Hunter Sees More Big Hitters on Herd Defense


Marshall's D.J. Hunter

Marshall's D.J. Hunter

Aug 23, 2013

By JACK BOGACZYK

HERDZONE.COM COLUMNIST

HUNTINGTON – Asked about the Cincinnati Reds, Marshall strong safety D.J. Hunter said of his favorite baseball team: “I’m just ready to see them go to the World Series.”

Well, that’s not quite a prediction and the third-place Reds might make the Fall Classic, but there is one thing Hunter is more certain about than a Reds’ October.

“This,” he said of the Herd, “is a really good football team now.”

The redshirt sophomore from Middletown, Ohio, is ready to open the season next Saturday, when a team that’s close to home for Hunter – Miami of Ohio is located only 18 miles from Middletown – comes to Edwards Stadium for a 7 p.m. kickoff.

Marshall will be wearing uniform jerseys with no names on the back – a “team” concept announced Thursday by Coach Doc Holliday, and the first time the Herd won’t have names on jerseys since the 1991 NCAA Division I-AA semifinals – but Hunter already has made a name for himself.

He was a Freshman All-America pick last season (Sporting News), and his 102 tackles was tied for second among freshmen nationally. He’s the top returning tackler from a struggling 2012 Herd defense, when he was an outside linebacker.

It’s different now, he says, as the 6-foot, 202-pound Hunter has returned to his original MU position, one he left last season as Holliday had two safeties (Dominick LeGrande and Okechukwu Okoroha) who were graduate transfers from Boston College, and the Herd coach shifted Hunter “to get our best 11 on the field.”


 

 

Hunter didn’t even start last season’s opener at West Virginia, since he was backing up the BC duo. It didn’t take him long at LB, however, to establish that he was a force on a defense.

Hunter figures the Herd doesn’t have to worry about “best 11” in 2013. He’s part of a retooled defense under new coordinator Chuck Heater that has about 12-15 quality additions that will play regularly.

“We’re three deep at some positions,” Hunter said after a recent Herd practice. “There’s more depth, more talent, but the big thing is Coach Heater and what he’s giving us.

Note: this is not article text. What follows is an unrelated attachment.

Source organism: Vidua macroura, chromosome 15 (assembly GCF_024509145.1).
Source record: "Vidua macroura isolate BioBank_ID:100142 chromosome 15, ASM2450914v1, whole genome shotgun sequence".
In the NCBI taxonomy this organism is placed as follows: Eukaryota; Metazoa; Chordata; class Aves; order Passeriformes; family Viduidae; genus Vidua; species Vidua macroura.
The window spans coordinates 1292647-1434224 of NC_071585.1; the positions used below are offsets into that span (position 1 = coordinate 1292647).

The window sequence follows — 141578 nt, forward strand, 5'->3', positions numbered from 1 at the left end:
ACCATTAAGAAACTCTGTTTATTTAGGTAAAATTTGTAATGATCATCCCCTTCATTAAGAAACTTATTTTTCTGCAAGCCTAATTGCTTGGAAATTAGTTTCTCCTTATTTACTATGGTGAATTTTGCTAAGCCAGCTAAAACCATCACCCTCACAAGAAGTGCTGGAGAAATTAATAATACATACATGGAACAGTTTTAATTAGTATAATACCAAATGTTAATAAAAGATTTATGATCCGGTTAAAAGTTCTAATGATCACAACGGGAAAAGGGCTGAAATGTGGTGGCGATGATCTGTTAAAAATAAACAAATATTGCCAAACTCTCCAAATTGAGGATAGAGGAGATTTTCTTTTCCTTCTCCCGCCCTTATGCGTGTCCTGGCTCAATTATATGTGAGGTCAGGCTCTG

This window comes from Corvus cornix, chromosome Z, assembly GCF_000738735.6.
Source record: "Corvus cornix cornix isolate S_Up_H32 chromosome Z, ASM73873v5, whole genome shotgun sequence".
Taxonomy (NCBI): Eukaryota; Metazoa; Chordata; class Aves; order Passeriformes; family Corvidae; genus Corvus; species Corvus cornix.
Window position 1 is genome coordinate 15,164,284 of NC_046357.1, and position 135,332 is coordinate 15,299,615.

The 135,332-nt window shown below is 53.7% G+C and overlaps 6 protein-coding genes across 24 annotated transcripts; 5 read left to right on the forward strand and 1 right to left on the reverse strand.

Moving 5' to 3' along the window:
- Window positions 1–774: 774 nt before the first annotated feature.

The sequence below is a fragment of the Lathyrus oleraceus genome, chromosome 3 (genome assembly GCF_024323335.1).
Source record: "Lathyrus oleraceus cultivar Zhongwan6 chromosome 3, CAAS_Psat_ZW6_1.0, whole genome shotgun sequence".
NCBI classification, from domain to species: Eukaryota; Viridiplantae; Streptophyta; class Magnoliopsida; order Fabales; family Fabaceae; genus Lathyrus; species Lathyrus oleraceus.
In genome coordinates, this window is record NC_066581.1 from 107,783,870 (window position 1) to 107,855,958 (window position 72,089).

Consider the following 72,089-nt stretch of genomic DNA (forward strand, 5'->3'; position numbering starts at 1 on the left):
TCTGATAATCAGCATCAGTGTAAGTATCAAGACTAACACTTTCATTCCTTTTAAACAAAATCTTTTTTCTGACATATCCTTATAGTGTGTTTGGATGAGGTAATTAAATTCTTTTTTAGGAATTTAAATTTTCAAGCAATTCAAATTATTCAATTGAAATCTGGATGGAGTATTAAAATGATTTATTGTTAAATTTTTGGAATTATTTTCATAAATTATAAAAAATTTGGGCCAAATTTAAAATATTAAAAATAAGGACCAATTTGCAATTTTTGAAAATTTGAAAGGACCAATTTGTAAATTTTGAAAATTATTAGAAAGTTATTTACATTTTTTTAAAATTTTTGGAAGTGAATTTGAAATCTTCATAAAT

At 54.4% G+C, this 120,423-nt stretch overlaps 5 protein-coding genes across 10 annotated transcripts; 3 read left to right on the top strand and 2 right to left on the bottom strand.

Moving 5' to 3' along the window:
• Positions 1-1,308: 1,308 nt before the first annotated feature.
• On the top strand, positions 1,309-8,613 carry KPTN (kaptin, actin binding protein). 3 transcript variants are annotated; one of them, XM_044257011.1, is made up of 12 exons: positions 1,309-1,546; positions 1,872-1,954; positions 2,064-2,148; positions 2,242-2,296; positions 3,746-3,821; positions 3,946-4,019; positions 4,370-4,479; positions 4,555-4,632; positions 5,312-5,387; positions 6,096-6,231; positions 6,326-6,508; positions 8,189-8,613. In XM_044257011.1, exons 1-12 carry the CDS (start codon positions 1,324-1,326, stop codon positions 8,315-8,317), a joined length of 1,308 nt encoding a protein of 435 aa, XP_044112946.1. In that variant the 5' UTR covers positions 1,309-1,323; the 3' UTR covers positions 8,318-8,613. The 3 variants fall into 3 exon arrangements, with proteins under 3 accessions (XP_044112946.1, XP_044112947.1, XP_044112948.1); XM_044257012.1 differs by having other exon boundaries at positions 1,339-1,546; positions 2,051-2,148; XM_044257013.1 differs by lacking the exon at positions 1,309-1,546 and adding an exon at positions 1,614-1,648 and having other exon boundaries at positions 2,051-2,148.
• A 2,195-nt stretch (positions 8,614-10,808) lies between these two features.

“I really think we’ve improved a lot. We’ve just got to hone in and listen to everything Coach Heater has to say. He’s a great coach; he isn’t going to tell us wrong. We’ve got to soak it in, take the coaching … It’s just like with a parent. Sometimes you’ve got to listen. And we’ve got to listen.

“He’s been everywhere. He’s won a national championship -- more than one -- put players in the NFL, coached All-Americans, everything. Marshall is fortunate to have him. We just need to listen to him and go play. If we play with the kind of passion he has for coaching, we’ll be just fine.”

In August camp, a defense that has gone from zone to man principles has tested the high-powered, chains-moving Herd offense much more than a year ago, when quarterback Rakeem Cato and backup Blake Frohnapfel seemed to complete passes almost at will.

Now, MU’s stoppers are much more adept against the run and are consistently taking away MU’s outside air game.

“It’s about playing man-to-man,” Cato said of Hunter and his mates. “They’re bracketing us, limiting us to certain things we have to do, but really it’s helping us on offense, too, as far as quarterbacks getting the ball to the wideouts. There are much smaller windows for us to throw to.”

Hunter remembers last August, when the offense regularly enjoyed taunting the defense in practice matchups. Now, that same offense is feeling some frustration.

“I mean, I don’t think it really makes them too mad, because we’re all a team,” Hunter said. “We all want to be together. It isn’t defense. It isn’t offense. We’re a team. We’re Marshall University on game day.”

Hunter started naming names, and figures Marshall could roll in and out more than 25 players regularly on defense this season.

“Last year we just didn’t have much depth,” said Hunter, who figures to be one of the Herd’s defensive leaders. “This year we do have a lot of depth and we have a lot of newcomers who are going to make a difference. There’s more competition and that makes you better.

We’ve got some ballers back who were hurt, like “Swag D” – excuse me, Darryl Roberts – and A.J. Leggett. We’ve got new additions in the secondary like (free safety) Taj Letman, Corey Tindal at nickel. We’ve got new additions at linebacker, and guys like Evan McKelvey, Raheem Waiters are back healthy.

“They don’t need me at linebacker anymore. There’s a lot of depth at linebacker, and some really good dudes in that room.”

Hunter remembers the frustrations of a 5-7 finish last season, a year in which the Herd allowed 45 or more points in six games.

"There was one game we only had four linebackers,” Hunter said. “One game, we only had three corners. It isn’t like that anymore.

“Now, if you take one guy out, we've got a great one coming in. Coach Heater thinks we can get a four-man rotation everywhere.”

And that, to Hunter and his Herd, is much more important than the Reds’ five-man rotation.